I’ve always been intentional about fashion, from the way I dress to the brands I support editorially to the shows I attend. Instead of just attending for the sake of attending, I go to brands that I’m looking to build a relationship with . But I’m excited to be surprised by shows as well. Before Fashion Week started, everyone on staff gathered in a room and we talked about our point of view right now — where we want to go with it, what we want to say , the types of brands we’re supporting — and it was a collaborative effort and brainstorm of so many amazing young people with such distinct point of views, and my job is to represent that.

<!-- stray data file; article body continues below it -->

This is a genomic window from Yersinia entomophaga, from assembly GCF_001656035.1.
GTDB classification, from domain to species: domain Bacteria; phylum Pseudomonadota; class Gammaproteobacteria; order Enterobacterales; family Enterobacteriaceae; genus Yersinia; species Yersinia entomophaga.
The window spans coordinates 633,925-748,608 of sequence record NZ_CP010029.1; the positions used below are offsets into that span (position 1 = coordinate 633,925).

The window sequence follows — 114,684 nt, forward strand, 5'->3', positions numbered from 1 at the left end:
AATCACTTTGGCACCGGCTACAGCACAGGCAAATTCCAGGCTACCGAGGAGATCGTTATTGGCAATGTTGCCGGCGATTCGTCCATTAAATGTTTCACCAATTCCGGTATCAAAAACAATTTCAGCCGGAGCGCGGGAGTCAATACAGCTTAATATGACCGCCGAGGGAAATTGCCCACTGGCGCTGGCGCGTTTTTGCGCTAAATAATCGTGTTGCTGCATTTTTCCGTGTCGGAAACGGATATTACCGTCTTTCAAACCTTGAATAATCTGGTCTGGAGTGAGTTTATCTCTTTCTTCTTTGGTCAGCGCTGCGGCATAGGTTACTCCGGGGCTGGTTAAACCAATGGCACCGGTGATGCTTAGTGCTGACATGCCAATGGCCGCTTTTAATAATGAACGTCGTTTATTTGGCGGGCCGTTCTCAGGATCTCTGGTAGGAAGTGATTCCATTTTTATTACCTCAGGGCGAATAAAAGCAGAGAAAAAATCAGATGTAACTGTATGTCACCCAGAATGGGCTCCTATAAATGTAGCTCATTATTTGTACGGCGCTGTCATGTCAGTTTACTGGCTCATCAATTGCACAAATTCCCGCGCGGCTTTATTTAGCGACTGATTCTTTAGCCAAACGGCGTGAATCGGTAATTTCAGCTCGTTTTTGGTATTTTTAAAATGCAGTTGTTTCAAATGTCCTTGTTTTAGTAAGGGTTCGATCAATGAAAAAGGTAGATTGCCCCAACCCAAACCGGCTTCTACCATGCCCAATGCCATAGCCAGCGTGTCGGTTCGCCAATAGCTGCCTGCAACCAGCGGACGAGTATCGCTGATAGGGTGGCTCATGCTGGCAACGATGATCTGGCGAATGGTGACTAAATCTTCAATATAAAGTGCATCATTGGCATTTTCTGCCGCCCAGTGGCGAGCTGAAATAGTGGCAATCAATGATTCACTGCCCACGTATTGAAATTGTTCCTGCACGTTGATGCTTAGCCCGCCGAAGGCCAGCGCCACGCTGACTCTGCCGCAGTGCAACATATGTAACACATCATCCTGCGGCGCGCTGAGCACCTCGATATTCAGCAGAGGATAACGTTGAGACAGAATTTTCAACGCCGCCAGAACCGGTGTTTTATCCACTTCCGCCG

On picking what she wears:
I’ve always loved fashion. When I was little, I used to cut out men’s fashion magazines and paste them on my wall, almost like paper dolls. I try to walk home from work every day along the water, and I have my most exciting and innovative thoughts about fashion then. When I wake up in the morning, I truly wear what I want to wear based on what I have to do that day and the way I’m feeling. I see it as a means of self- expression.

On staying organized:
I use my phone. I journal a lot. I have a bunch of notebooks that I use, but really, I’m very strategic about my time. If that means on more stressful days, I have to wake up at five or 4: 30, I’ll do it. I think after being a ballet dancer, I can truly do anything.

On what excites her about fashion right now: